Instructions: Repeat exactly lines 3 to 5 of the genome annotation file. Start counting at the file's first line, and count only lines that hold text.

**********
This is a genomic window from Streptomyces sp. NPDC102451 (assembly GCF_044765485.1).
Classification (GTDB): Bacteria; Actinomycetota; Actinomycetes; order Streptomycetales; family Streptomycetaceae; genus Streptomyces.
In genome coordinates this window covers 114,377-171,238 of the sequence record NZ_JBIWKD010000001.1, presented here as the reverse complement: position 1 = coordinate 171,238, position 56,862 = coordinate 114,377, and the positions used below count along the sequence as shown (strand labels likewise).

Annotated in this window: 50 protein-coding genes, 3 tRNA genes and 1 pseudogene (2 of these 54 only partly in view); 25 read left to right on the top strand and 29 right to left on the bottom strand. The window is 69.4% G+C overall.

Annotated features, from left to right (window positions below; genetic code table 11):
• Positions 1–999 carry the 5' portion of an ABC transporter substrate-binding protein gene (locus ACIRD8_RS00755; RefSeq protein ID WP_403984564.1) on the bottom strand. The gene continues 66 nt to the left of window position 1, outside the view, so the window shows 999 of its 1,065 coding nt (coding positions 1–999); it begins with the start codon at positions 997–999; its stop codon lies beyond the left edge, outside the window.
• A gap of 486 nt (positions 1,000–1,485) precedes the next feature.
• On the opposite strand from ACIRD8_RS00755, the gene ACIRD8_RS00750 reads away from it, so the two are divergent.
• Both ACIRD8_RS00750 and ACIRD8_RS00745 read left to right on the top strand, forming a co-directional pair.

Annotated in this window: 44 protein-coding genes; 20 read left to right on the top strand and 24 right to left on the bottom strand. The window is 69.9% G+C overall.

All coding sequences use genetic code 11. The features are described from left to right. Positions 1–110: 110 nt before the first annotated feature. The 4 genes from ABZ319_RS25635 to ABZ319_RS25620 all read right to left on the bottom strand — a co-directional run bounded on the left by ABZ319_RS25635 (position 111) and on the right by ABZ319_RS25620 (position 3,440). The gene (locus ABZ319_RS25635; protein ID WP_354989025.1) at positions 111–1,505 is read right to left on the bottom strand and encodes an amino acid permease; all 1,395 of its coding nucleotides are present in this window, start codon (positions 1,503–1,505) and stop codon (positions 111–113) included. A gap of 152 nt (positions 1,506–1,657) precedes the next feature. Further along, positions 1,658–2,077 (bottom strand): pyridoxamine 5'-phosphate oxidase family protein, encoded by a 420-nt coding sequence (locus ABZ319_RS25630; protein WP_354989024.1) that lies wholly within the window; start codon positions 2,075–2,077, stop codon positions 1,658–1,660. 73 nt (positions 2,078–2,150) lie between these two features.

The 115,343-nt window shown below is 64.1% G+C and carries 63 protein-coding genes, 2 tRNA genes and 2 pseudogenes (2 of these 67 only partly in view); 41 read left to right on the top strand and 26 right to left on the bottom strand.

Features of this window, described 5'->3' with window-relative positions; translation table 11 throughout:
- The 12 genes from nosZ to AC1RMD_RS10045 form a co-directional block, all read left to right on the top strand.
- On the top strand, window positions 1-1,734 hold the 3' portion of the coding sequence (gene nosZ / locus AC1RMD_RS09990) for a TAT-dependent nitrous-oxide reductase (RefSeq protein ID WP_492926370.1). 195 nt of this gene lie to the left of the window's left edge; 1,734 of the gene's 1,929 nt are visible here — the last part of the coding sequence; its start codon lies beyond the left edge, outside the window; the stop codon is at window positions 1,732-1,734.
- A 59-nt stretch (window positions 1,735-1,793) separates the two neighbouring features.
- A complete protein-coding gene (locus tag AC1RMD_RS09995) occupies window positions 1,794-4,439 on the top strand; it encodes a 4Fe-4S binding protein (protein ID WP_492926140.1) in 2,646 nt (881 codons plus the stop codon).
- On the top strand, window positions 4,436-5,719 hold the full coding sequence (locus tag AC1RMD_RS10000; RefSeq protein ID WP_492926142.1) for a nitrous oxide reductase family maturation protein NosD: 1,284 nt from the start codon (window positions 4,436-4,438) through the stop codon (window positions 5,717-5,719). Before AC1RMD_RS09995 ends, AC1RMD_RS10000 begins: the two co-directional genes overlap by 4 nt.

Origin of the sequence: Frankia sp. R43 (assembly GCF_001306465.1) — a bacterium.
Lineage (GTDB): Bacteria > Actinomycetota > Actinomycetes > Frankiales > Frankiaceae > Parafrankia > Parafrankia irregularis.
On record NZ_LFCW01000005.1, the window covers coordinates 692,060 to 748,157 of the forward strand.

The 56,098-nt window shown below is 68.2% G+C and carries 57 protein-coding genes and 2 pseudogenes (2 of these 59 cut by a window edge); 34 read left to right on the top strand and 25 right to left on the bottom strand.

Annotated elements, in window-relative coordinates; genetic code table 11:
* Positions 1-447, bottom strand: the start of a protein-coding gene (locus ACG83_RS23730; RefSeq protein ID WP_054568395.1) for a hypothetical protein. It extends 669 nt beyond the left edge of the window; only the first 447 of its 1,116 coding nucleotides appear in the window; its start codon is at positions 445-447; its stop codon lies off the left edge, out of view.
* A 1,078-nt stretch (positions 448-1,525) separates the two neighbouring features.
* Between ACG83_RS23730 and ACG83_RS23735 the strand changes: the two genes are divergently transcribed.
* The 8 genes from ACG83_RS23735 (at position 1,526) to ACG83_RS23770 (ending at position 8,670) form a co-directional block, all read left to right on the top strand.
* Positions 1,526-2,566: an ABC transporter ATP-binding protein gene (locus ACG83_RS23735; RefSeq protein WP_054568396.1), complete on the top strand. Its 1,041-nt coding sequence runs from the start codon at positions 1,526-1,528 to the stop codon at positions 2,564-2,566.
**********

In genome coordinates this window covers 114,377-171,238 of the sequence record NZ_JBIWKD010000001.1, presented here as the reverse complement: position 1 = coordinate 171,238, position 56,862 = coordinate 114,377, and the positions used below count along the sequence as shown (strand labels likewise).

Annotated in this window: 50 protein-coding genes, 3 tRNA genes and 1 pseudogene (2 of these 54 only partly in view); 25 read left to right on the top strand and 29 right to left on the bottom strand. The window is 69.4% G+C overall.

Annotated features, from left to right (window positions below; genetic code table 11):